Court Orders Canadian Government to Bring Abdelrazik Home

Jim Young
June 9, 2009

On June 4, 2009, Federal Court Justice Russell Zinn ordered the government to take immediate action to repatriate Abousfian Abdelrazik, a Canadian citizen who has been stranded in Sudan since 2004. Abdelrazik had charged the government with “procrastination, evasiveness, obfuscation and general bad faith” in dealing with his application for an emergency passport.[1] The government maintains that the only thing stopping Abdelrazik from leaving Sudan is that his name is on a United Nations list of al-Qaeda associates.[2] Justice Zinn did not agree entirely with Abdelrazik’s assessment, but he did find that there had been “a course of conduct and individual acts that constitute a breach of Mr. Abdelrazik’s rights which the [government has] failed to justify.”[3]

Justice Zinn made it clear that a Canadian’s Charter rights are not dependent on moral character or political beliefs. The question of Mr. Abdelrazik’s sympathy or support for Al-Qaeda cannot be a factor in determining if his Charter rights were violated.[4] Justice Zinn stated that the only relevant issue in this case is whether Abdelrazik’s constitutional right to enter and leave Canada (as guaranteed by section 6(1) of the Charter) was violated. If there is a breach of that right, the court must consider whether that breach is saved by section 1 as a reasonable limit prescribed by law that can be demonstrably justified in a free and democratic society (the Oakes test).[5]

In his 107-page judgment, Justice Zinn presents a detailed analysis of eleven acts and omissions by the federal government which, according to Abdelrazik, formed a pattern that constitutes a breach of his Charterright to enter Canada.[6] Justice Zinn found that “the only reason that Mr. Abdelrazik is not in Canada now is because of the actions of the Minister on April 3, 2009.”[7] On that date, Abdelrazik was scheduled to fly out of Khartoum. Financially destitute, Abdelrazik had scraped together the money for airfare, based on the promise that Canada would provide him with an emergency passport. The government failed to follow through on the promise, citing the prerogative power to grant or deny passports under section 10.1 of the Passport Order.

The government maintained that it was under no positive obligation to facilitate Abdelrazik’s Charter right to enter Canada. Justice Zinn did not agree: “where a citizen is outside Canada, the Government of Canada has a positive obligation to issue an emergency passport to that citizen to permit him or her to enter Canada; otherwise, the right guaranteed by the Government of Canada in subsection 6(1) of the Charter is illusory.”[8]

Justice Zinn acknowledged that Passport Canada has the prerogative authority to deny the issuance of a passport under section 10.1 of the Passport Order, but “whenever a citizen may be denied passport privileges, there is a mechanism in place that provides the citizen with procedural fairness and natural justice…. There is no suggestion that the Minister followed this process.”[9]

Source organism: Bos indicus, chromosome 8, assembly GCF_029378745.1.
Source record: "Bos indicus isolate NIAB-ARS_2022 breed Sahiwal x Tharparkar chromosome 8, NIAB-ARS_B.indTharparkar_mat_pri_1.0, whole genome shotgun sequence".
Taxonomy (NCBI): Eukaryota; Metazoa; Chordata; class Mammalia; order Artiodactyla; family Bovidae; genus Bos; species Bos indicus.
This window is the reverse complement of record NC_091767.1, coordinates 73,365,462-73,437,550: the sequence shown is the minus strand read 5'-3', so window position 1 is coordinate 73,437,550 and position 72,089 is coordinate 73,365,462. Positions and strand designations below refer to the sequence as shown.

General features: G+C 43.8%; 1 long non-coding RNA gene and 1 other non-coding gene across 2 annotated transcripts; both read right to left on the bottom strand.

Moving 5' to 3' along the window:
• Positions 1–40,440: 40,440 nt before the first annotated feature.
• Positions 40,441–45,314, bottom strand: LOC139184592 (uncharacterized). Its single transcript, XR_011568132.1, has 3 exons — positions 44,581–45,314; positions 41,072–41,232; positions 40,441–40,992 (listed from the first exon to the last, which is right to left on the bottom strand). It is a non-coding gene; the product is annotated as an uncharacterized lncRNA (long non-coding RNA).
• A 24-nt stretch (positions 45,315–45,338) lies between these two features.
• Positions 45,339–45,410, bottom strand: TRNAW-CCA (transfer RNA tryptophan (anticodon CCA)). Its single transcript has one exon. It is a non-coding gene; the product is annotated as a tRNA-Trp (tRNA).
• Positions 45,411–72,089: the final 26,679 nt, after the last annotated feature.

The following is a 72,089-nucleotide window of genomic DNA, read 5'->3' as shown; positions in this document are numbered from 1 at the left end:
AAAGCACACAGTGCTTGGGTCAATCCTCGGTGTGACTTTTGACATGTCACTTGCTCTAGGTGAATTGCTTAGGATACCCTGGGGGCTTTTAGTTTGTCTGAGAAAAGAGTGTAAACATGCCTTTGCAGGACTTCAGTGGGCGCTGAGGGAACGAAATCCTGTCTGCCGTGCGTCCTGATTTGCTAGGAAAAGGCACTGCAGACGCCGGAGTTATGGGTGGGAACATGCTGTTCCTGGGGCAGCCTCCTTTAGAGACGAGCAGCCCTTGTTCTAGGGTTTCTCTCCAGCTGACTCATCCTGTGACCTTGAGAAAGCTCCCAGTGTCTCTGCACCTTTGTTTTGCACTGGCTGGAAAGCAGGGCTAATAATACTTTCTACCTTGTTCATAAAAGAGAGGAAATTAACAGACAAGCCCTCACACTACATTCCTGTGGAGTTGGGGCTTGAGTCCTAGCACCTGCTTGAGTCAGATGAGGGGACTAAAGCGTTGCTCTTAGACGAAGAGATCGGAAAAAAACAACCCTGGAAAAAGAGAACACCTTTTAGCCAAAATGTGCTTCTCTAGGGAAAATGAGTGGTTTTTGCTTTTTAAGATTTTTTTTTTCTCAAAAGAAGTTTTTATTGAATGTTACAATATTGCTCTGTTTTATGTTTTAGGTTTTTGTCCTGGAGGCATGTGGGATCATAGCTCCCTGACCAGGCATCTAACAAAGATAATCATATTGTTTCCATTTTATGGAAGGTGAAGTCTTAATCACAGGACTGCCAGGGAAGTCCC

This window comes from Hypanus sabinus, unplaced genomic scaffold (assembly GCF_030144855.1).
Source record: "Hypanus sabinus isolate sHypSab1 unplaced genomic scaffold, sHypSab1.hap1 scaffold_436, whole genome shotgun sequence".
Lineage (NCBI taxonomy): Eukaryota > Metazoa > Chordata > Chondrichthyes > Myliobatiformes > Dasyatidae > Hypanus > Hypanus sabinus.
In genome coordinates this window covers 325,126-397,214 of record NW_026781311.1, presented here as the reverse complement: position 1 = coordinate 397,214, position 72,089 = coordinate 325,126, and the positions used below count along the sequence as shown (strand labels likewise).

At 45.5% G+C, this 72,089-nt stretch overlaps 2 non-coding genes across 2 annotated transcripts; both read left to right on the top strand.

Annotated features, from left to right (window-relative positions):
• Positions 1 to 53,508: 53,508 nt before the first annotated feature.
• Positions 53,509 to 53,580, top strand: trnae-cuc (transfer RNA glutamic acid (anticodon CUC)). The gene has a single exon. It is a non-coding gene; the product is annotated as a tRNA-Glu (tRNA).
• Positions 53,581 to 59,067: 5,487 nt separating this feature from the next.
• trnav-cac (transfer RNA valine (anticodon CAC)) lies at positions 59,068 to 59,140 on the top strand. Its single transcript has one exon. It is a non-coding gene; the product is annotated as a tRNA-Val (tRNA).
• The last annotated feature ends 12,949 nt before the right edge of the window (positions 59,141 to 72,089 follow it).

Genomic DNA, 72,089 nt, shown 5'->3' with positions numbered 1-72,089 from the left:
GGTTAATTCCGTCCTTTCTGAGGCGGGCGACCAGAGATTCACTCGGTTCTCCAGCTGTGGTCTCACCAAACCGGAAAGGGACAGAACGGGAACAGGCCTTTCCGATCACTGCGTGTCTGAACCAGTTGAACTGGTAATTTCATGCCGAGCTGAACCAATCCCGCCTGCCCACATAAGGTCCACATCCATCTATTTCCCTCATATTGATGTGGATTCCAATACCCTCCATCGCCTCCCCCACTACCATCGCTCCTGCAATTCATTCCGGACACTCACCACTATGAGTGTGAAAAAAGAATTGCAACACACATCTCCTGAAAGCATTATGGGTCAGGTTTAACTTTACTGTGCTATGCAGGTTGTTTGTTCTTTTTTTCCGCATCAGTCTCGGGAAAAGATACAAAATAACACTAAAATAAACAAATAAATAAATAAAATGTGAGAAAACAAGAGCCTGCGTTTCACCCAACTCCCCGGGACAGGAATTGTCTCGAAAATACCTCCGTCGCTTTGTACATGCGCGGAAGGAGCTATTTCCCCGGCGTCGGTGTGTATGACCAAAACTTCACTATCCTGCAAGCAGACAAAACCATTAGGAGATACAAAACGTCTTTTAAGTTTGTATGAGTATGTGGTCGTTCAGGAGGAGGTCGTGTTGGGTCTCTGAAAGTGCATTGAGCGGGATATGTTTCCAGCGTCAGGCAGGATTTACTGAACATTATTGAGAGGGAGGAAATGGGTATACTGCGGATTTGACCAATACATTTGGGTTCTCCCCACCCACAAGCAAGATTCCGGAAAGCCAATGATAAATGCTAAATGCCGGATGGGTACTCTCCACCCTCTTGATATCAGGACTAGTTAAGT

The government is obligated to justify a prima facie breach of Charter rights pursuant to section 1 of the Charter.[10] Rather than justifying the breach, the government denied that there was a breach. In the absence of a government justification, Justice Zinn considered whether the determination that Abdelrazik poses a danger to national security constitutes a justifiable limitation of his section 6(1) mobility right. Zinn concluded that it was not a justifiable limitation. Therefore, the breach could not have been justified, even if the government had so argued.[11]

Because the Canadian government denied Abdelrazik’s Charter right to enter Canada, he is entitled to a remedy under Charter section 24(1). To effect that remedy, the government was ordered to make travel arrangements for Abdelrazik within 15 days of the judgment. Furthermore, Justice Zinn ordered that the government must ensure that Abdelrazik appears before him in an Ottawa courtroom on July 7, 2009 at 2:00 p.m.[12]

The judgment prompted immediate reaction during question period in the House of Commons on June 5, 2009. Four times, Minister of Justice Rob Nicholson was asked about the government’s plan to comply with the order. He replied that “because this is a very extensive ruling, we are looking at it very carefully. We are reviewing all aspects of the decision and we will make a decision in due course.”[13]

The minister’s comments leave the door open to speculation as to whether the government will comply with the court order or appeal the decision, as it did in response to a similar Federal Court ruling in Khadr v. Canada[14] just last month.[15]

Further Reading

Jim Young, “’Kafkaesque’ Abdelrazik Saga Raises Mobility Rights Question” Centre for Constitutional Studies (12 May 2009).


[2] Ibid. at para. 3.
[3] Ibid. at para. 7.
[4] Ibid. at para. 12.
[5] Ibid. at para. 61.
[6] Ibid. at para. 62.
[7] Ibid. at para. 148.
[8] Ibid. at para. 152.
[9] Ibid. at para. 155.
[10] Ibid.
[11] Ibid. at para. 154.
[12] Ibid. at para. 73.
[13] House of Commons, Hansard (5 June 2009) at 1140.
[14] 2009 FC 405.
[15] Joanna Smith and Tonda MacCharles, “Government will Appeal Omar Khadr Order” The Toronto Star (8 May 2009).
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